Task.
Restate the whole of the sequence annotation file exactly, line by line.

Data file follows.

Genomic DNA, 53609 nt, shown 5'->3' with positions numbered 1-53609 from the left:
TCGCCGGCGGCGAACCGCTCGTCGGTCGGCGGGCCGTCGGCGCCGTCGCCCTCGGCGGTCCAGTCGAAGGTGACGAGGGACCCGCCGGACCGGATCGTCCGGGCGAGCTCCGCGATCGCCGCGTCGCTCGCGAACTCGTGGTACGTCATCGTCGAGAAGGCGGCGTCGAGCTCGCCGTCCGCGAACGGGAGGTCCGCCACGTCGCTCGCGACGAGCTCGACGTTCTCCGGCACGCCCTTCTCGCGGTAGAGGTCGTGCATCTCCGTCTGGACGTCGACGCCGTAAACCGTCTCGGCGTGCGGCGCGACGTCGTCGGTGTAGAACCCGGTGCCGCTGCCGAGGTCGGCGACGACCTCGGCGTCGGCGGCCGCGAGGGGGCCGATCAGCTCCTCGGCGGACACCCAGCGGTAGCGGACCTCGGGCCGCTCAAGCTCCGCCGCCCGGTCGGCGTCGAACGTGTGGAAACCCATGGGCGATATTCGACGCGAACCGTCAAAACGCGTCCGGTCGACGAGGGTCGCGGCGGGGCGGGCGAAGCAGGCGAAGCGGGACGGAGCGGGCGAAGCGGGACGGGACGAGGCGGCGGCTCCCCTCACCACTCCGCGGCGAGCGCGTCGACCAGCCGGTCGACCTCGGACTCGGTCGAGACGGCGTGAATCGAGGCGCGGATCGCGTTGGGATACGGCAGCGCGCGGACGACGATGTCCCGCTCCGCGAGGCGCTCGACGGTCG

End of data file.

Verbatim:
Genomic DNA, 53609 nt, shown 5'->3' with positions numbered 1-53609 from the left:
TCGCCGGCGGCGAACCGCTCGTCGGTCGGCGGGCCGTCGGCGCCGTCGCCCTCGGCGGTCCAGTCGAAGGTGACGAGGGACCCGCCGGACCGGATCGTCCGGGCGAGCTCCGCGATCGCCGCGTCGCTCGCGAACTCGTGGTACGTCATCGTCGAGAAGGCGGCGTCGAGCTCGCCGTCCGCGAACGGGAGGTCCGCCACGTCGCTCGCGACGAGCTCGACGTTCTCCGGCACGCCCTTCTCGCGGTAGAGGTCGTGCATCTCCGTCTGGACGTCGACGCCGTAAACCGTCTCGGCGTGCGGCGCGACGTCGTCGGTGTAGAACCCGGTGCCGCTGCCGAGGTCGGCGACGACCTCGGCGTCGGCGGCCGCGAGGGGGCCGATCAGCTCCTCGGCGGACACCCAGCGGTAGCGGACCTCGGGCCGCTCAAGCTCCGCCGCCCGGTCGGCGTCGAACGTGTGGAAACCCATGGGCGATATTCGACGCGAACCGTCAAAACGCGTCCGGTCGACGAGGGTCGCGGCGGGGCGGGCGAAGCAGGCGAAGCGGGACGGAGCGGGCGAAGCGGGACGGGACGAGGCGGCGGCTCCCCTCACCACTCCGCGGCGAGCGCGTCGACCAGCCGGTCGACCTCGGACTCGGTCGAGACGGCGTGAATCGAGGCGCGGATCGCGTTGGGATACGGCAGCGCGCGGACGACGATGTCCCGCTCCGCGAGGCGCTCGACGGTCG